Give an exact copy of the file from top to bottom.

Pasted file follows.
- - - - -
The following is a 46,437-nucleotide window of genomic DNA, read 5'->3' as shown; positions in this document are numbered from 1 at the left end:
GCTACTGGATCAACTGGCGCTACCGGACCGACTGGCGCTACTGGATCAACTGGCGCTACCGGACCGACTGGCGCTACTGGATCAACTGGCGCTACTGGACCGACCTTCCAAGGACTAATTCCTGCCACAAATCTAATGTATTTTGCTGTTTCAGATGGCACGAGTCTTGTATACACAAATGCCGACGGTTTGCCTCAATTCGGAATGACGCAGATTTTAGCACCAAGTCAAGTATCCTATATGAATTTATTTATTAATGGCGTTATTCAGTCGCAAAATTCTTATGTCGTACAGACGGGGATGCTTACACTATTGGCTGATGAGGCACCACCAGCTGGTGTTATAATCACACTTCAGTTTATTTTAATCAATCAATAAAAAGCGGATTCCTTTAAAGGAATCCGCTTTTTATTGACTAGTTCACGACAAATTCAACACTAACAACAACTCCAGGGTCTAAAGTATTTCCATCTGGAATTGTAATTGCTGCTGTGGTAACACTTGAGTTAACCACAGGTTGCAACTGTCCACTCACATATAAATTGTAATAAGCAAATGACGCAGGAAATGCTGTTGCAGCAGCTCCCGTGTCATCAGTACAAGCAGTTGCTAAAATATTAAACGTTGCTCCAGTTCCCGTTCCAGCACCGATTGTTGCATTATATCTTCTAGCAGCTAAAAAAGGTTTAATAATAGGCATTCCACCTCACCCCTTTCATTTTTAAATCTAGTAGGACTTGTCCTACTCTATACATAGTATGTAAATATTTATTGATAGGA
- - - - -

The following is a 46,437-nucleotide window of genomic DNA, read 5'->3' as shown; positions in this document are numbered from 1 at the left end:
GCTACTGGATCAACTGGCGCTACCGGACCGACTGGCGCTACTGGATCAACTGGCGCTACCGGACCGACTGGCGCTACTGGATCAACTGGCGCTACTGGACCGACCTTCCAAGGACTAATTCCTGCCACAAATCTAATGTATTTTGCTGTTTCAGATGGCACGAGTCTTGTATACACAAATGCCGACGGTTTGCCTCAATTCGGAATGACGCAGATTTTAGCACCAAGTCAAGTATCCTATATGAATTTATTTATTAATGGCGTTATTCAGTCGCAAAATTCTTATGTCGTACAGACGGGGATGCTTACACTATTGGCTGATGAGGCACCACCAGCTGGTGTTATAATCACACTTCAGTTTATTTTAATCAATCAATAAAAAGCGGATTCCTTTAAAGGAATCCGCTTTTTATTGACTAGTTCACGACAAATTCAACACTAACAACAACTCCAGGGTCTAAAGTATTTCCATCTGGAATTGTAATTGCTGCTGTGGTAACACTTGAGTTAACCACAGGTTGCAACTGTCCACTCACATATAAATTGTAATAAGCAAATGACGCAGGAAATGCTGTTGCAGCAGCTCCCGTGTCATCAGTACAAGCAGTTGCTAAAATATTAAACGTTGCTCCAGTTCCCGTTCCAGCACCGATTGTTGCATTATATCTTCTAGCAGCTAAAAAAGGTTTAATAATAGGCATTCCACCTCACCCCTTTCATTTTTAAATCTAGTAGGACTTGTCCTACTCTATACATAGTATGTAAATATTTATTGATAGGA